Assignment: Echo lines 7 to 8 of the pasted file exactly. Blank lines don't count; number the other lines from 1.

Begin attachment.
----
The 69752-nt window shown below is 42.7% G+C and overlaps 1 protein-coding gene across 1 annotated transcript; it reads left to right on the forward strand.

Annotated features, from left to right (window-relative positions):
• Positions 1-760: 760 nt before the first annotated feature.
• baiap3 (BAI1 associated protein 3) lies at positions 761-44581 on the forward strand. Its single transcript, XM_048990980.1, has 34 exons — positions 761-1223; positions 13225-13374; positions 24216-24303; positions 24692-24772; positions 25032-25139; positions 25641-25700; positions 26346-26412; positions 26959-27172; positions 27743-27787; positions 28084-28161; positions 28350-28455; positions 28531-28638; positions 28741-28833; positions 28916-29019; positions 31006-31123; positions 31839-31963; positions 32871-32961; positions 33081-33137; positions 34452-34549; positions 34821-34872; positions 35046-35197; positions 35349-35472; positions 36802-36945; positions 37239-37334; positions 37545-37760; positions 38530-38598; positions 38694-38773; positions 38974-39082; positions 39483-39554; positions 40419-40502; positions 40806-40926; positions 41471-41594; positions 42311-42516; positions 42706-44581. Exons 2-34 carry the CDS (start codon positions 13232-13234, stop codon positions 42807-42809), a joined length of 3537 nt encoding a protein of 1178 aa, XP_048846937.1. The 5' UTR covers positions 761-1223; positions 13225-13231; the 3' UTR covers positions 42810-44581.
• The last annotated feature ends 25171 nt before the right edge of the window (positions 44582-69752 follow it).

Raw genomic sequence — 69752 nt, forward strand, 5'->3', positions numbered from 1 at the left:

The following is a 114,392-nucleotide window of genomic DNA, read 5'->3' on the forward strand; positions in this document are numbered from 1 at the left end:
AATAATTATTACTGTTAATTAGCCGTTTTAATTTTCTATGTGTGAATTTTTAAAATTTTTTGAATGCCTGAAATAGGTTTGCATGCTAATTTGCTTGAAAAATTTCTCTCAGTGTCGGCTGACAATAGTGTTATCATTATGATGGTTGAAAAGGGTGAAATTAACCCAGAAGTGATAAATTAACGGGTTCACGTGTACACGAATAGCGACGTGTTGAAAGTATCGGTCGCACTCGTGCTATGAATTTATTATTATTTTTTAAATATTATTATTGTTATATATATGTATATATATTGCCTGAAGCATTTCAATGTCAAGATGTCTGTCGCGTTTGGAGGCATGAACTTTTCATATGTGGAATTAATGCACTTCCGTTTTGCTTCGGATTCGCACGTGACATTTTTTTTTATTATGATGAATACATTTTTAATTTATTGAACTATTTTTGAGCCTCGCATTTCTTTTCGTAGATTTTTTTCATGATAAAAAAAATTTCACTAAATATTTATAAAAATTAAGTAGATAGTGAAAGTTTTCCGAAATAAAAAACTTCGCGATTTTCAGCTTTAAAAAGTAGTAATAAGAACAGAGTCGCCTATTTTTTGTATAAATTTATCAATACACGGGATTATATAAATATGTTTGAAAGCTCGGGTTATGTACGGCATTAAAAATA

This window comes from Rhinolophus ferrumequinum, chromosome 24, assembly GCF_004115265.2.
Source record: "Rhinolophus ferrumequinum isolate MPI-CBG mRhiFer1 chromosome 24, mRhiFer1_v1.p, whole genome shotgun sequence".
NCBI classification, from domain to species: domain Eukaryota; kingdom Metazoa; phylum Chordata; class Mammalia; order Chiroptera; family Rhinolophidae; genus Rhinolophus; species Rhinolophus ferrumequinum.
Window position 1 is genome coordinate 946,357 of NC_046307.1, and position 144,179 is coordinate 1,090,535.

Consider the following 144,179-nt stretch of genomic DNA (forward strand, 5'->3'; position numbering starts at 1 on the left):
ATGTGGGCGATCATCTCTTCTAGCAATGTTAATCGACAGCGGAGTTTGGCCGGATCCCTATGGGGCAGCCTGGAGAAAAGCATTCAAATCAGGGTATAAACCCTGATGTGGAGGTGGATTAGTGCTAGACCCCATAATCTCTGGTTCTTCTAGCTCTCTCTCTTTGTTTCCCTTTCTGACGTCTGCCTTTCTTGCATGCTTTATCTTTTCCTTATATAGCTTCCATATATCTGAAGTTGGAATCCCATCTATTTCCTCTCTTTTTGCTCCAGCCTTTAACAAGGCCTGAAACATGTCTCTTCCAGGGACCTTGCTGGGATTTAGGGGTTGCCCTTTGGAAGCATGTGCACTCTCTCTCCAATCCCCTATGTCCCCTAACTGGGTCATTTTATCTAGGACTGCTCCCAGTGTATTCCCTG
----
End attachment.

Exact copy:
The following is a 114,392-nucleotide window of genomic DNA, read 5'->3' on the forward strand; positions in this document are numbered from 1 at the left end:
AATAATTATTACTGTTAATTAGCCGTTTTAATTTTCTATGTGTGAATTTTTAAAATTTTTTGAATGCCTGAAATAGGTTTGCATGCTAATTTGCTTGAAAAATTTCTCTCAGTGTCGGCTGACAATAGTGTTATCATTATGATGGTTGAAAAGGGTGAAATTAACCCAGAAGTGATAAATTAACGGGTTCACGTGTACACGAATAGCGACGTGTTGAAAGTATCGGTCGCACTCGTGCTATGAATTTATTATTATTTTTTAAATATTATTATTGTTATATATATGTATATATATTGCCTGAAGCATTTCAATGTCAAGATGTCTGTCGCGTTTGGAGGCATGAACTTTTCATATGTGGAATTAATGCACTTCCGTTTTGCTTCGGATTCGCACGTGACATTTTTTTTTATTATGATGAATACATTTTTAATTTATTGAACTATTTTTGAGCCTCGCATTTCTTTTCGTAGATTTTTTTCATGATAAAAAAAATTTCACTAAATATTTATAAAAATTAAGTAGATAGTGAAAGTTTTCCGAAATAAAAAACTTCGCGATTTTCAGCTTTAAAAAGTAGTAATAAGAACAGAGTCGCCTATTTTTTGTATAAATTTATCAATACACGGGATTATATAAATATGTTTGAAAGCTCGGGTTATGTACGGCATTAAAAATA